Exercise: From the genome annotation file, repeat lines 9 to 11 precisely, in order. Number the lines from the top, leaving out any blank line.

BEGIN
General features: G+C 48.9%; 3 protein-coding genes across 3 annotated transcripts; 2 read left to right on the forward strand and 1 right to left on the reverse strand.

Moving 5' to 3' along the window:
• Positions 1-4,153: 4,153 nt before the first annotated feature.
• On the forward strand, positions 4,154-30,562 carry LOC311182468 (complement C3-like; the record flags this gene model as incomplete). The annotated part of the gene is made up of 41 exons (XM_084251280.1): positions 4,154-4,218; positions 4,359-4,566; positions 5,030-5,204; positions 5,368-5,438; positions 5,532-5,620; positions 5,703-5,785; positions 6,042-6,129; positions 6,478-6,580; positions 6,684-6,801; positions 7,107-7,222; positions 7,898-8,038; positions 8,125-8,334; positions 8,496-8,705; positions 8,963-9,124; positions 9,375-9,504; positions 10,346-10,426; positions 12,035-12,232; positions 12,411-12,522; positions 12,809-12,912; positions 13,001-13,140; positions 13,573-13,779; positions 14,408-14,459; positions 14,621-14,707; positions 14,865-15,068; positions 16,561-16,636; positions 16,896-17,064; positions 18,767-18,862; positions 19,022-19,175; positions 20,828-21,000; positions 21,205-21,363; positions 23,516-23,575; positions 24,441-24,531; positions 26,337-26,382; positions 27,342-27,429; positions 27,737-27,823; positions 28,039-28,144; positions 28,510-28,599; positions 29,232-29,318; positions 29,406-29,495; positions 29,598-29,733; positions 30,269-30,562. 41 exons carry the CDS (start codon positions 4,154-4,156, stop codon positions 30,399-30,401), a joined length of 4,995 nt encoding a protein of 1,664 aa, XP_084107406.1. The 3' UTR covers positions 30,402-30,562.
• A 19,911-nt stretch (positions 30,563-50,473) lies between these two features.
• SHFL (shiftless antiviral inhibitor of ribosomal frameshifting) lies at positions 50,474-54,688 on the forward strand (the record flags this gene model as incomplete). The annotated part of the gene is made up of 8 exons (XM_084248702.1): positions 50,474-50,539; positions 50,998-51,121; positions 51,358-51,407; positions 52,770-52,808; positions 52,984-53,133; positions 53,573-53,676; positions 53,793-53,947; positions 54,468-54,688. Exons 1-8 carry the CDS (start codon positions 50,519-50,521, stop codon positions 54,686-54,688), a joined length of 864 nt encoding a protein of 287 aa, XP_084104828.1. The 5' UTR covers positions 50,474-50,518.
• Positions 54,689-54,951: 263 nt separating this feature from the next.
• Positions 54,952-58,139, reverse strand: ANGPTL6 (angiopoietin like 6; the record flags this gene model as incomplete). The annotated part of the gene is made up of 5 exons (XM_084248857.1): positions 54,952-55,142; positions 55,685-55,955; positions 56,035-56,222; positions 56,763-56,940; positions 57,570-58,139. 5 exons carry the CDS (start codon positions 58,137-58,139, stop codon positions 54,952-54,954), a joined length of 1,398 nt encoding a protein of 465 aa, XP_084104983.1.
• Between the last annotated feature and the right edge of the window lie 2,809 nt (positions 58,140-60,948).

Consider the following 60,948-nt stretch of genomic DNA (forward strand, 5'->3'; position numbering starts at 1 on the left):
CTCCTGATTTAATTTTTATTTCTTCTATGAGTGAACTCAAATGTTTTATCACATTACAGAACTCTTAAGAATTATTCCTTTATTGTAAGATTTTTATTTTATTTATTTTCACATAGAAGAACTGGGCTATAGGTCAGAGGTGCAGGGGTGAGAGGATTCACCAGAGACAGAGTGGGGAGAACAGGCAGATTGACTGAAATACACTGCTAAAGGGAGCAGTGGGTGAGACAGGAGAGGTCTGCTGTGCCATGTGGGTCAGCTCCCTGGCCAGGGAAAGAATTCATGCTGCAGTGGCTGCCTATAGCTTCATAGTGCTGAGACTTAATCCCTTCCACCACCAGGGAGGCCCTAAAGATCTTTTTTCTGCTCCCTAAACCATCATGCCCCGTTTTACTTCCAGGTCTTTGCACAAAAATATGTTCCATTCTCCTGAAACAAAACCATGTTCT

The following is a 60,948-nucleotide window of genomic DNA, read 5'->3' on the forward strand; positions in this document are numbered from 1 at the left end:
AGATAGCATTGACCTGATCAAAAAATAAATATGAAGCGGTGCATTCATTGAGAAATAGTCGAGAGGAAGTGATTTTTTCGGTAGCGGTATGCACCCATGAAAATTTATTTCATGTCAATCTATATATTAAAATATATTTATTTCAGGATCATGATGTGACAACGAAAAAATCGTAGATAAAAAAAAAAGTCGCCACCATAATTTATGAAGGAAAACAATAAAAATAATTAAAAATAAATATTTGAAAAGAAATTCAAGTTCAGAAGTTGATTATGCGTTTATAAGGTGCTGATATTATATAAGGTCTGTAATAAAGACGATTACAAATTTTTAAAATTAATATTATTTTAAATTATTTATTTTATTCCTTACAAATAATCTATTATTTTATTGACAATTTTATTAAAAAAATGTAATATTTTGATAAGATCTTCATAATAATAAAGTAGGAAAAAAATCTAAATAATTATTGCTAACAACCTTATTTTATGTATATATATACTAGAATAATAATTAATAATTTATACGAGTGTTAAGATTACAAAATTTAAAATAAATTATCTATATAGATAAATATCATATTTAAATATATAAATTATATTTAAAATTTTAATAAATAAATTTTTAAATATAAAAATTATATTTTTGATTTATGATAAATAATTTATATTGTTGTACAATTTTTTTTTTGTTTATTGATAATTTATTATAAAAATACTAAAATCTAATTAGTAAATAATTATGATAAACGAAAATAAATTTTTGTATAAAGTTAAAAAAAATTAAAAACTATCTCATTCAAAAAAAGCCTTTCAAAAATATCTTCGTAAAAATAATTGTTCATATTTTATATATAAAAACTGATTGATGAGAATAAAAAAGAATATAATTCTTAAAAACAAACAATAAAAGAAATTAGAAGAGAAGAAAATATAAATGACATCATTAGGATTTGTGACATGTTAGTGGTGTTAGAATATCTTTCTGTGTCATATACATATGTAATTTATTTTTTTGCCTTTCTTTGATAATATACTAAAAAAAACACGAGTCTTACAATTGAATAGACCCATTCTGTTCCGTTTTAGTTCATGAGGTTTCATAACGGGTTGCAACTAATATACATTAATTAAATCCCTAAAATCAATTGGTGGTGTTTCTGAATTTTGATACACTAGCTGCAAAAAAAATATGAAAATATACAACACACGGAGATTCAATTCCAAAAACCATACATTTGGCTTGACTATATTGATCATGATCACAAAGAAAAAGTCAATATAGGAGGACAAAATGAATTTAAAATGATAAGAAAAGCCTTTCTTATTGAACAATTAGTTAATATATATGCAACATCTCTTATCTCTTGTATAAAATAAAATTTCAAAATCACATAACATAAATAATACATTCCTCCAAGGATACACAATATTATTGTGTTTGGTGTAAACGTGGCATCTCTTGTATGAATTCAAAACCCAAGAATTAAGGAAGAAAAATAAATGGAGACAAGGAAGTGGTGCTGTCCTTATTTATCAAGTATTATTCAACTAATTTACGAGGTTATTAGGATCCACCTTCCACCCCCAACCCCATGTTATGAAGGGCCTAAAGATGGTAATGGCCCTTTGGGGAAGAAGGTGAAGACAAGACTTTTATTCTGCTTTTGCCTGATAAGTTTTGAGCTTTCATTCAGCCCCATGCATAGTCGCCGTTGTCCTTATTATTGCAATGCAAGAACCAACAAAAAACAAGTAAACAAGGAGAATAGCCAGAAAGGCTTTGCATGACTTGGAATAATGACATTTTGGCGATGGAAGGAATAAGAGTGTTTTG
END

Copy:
• Between the last annotated feature and the right edge of the window lie 2,809 nt (positions 58,140-60,948).

Consider the following 60,948-nt stretch of genomic DNA (forward strand, 5'->3'; position numbering starts at 1 on the left):
CTCCTGATTTAATTTTTATTTCTTCTATGAGTGAACTCAAATGTTTTATCACATTACAGAACTCTTAAGAATTATTCCTTTATTGTAAGATTTTTATTTTATTTATTTTCACATAGAAGAACTGGGCTATAGGTCAGAGGTGCAGGGGTGAGAGGATTCACCAGAGACAGAGTGGGGAGAACAGGCAGATTGACTGAAATACACTGCTAAAGGGAGCAGTGGGTGAGACAGGAGAGGTCTGCTGTGCCATGTGGGTCAGCTCCCTGGCCAGGGAAAGAATTCATGCTGCAGTGGCTGCCTATAGCTTCATAGTGCTGAGACTTAATCCCTTCCACCACCAGGGAGGCCCTAAAGATCTTTTTTCTGCTCCCTAAACCATCATGCCCCGTTTTACTTCCAGGTCTTTGCACAAAAATATGTTCCATTCTCCTGAAACAAAACCATGTTCT